In January 1948, commission representatives arrived in Mogadishu to learn the aspirations of the Somalis. Based on the its hearings conducted with the Somalis, the commission recommended a plan to reunite all Somalis and to place Somalia under a ten-year trusteeship overseen by an international body that would lead the country to independence. But the Allied Council of Foreign Ministers, under the influence of conflicting diplomatic interests, failed to reach consensus on the way to guide the country to independence.

France favored the colony’s return to Italy; Britain favored a formula much like that of the plan recommended by the commission, but the British plan was thwarted by the United States and the Soviet Union, which accused Britain of seeking imperial gains at the expense of Ethiopian and Italian interests. Britain was unwilling to quarrel with its erstwhile allies over Somali well-being and the plan recommended by the commission was withdrawn.

Meanwhile, Ethiopia strongly pressured Britain through the United States, which was anxious to accommodate Emperor Haile Selassie in return for his promise to offer the United States a military base in Ethiopia. For its part, the Soviet Union preferred to reinstate Italian tenure, mainly because of the growing communist influence on Italian domestic politics.

Under United States and Soviet prodding, Britain returned the Ogaden to Ethiopia in 1948 over massive Somali protests. The action shattered Somali nationalist aspirations for Greater Somalia.

Thus, the mythical federalism in Somalia is one of the biggest deterrents in pan-Somalism, for example, by pursuing federalism secession, Somaliland remains dependent on Ethiopia which supports khatumo and puntland as roadblock for Somaliland ambition. Jubbaland is buffer zone between Somalia and Kenya as well as a base quells the ogaden liberation front. Puntland plays the role of cooperating with Ethiopia and Kenya to challenge Somaliland and the federal government.

The federal government, Somaliland, puntland, jubbaland and ahlu suna wal jame’a, have signed separate security agreements that allows Ethiopia security forces and other officials to freely operate in Somalia.

It is sad to admit that the process for making clan federalism in Somalia as burial in greater Somalia and will continue because Ethiopia, Kenya, UN and EU want it to happen. The priority of the Africa union to qualify for a relevant regional organization for global security cooperation outweighed its principal responsibility to protect the unity, territorial, integrity, sovereignty, dignity and long term interests of the people of the worn-term Somalia.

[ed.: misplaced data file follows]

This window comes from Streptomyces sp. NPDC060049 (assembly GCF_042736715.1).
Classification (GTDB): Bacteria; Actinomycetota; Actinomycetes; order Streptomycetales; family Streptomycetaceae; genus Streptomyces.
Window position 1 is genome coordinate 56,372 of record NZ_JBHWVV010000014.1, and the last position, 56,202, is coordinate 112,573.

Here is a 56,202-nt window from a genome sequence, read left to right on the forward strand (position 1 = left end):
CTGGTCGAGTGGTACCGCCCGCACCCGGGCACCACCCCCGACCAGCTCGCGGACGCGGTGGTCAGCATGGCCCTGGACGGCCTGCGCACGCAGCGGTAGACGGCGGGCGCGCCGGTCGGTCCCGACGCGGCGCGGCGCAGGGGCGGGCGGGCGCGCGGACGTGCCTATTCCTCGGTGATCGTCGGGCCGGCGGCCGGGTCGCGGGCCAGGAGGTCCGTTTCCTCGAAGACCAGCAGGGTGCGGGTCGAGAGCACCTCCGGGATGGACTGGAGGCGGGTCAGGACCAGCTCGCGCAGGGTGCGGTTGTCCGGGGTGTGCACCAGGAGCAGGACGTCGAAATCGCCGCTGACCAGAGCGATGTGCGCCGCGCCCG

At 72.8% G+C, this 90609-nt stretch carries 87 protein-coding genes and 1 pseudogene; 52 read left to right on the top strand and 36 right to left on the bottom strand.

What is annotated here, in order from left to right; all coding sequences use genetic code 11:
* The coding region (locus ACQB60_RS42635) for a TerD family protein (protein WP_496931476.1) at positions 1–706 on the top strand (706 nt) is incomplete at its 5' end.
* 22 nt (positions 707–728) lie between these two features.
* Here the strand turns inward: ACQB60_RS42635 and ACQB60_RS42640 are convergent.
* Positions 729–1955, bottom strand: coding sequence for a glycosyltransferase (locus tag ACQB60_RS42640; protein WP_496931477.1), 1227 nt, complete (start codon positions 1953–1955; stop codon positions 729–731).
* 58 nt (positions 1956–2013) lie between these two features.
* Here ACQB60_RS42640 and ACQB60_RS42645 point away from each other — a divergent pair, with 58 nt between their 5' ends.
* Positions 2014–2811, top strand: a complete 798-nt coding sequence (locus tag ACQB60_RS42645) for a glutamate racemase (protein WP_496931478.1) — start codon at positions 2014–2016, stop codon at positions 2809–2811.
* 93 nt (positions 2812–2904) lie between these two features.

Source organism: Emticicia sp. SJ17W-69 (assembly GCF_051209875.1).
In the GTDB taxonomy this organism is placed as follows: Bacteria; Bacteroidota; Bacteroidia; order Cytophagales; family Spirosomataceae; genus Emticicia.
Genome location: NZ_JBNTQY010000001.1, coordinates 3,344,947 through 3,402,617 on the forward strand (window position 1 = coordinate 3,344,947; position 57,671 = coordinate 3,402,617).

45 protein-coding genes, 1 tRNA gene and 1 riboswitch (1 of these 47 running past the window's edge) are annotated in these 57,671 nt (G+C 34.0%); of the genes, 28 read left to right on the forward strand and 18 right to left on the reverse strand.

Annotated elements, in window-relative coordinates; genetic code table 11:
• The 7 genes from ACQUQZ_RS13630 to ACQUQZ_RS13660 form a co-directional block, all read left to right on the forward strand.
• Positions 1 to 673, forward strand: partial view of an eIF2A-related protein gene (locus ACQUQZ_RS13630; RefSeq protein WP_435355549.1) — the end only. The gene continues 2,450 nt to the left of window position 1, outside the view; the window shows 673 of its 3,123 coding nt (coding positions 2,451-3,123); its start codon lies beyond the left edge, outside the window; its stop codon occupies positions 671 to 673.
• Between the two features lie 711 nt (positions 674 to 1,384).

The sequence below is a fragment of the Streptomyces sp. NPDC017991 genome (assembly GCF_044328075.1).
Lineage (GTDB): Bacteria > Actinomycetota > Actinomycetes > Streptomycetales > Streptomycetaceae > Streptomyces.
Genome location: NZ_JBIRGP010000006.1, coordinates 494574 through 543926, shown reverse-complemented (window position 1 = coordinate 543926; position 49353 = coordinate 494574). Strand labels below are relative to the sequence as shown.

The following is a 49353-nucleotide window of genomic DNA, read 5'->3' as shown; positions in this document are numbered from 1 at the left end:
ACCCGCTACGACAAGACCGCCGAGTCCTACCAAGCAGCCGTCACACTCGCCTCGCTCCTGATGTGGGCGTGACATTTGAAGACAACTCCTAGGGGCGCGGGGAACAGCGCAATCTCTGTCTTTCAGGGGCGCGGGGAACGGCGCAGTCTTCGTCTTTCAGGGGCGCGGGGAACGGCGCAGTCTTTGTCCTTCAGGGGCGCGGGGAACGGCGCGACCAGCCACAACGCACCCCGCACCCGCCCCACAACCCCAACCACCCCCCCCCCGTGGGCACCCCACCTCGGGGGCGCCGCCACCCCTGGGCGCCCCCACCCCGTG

Ultimately, Somalia divided in 1884 faces another historical tragic disposition in 2014.

The way looking backward

“We study the past to control the present and we study the present to guide the future” a Historian scholar

The Somali’s people must look back their historical tie towards Ethiopia and never forget their past experience from the Ethiopian genocide in recent years. although, the federal government actors has lost their patriotism and credibility from the Somali people while they ignored the historical events between Somalia and Ethiopia, but how can we believe that the government has welcomed the Ethiopian troops have recent joined the AMISOM forces in Somalia? Believe it or not, the Somali people are living under Ethiopian snipers and now they are under double victimization, one from neighboring and international interventions second is national or internal problems.

The Somali people have suffered from prolonged oppression and violence at the hands of their Fellow Somalis and Ethiopian interventions, they have lived in difficult and harsh conditions under Fear and in hopeless situation.

The Ethiopia of Emperor Menelik II (1889 – 1909). Emperor Menelik II not only managed to defend Ethiopia against European encroachment, but also succeeded in competing with the Europeans for the Somali-inhabited territories that he claimed as part of Ethiopia. Between 1887 and 1897, Menelik II successfully extended Ethiopian rule over the long independent Muslim Emirate of Harar and over western Somalia (better known as the Ogaden). Somalia and Ethiopia had hostile relations, so Ethiopia welcomed and armed all opposition groups fleeing from the repression in Somalia. Other opposition groups, such as the USC and the Somali Patriotic Movement (SPM) organized their military activities from Ethiopia.

However, The Ethiopian hostile policy towards Somalia is one of the biggest deterrents for peace, prosperity, development and perpetuating conflict in Somalia. A nation without a past is a lost nation. No nation can exist as a country, without some common ideas about who they are and what they have become.

Hassan mudane
Columnist/political commentator
Sept, 2014

 

About Hassan mudane

Hassan mudane Researcher/political commentator [email protected]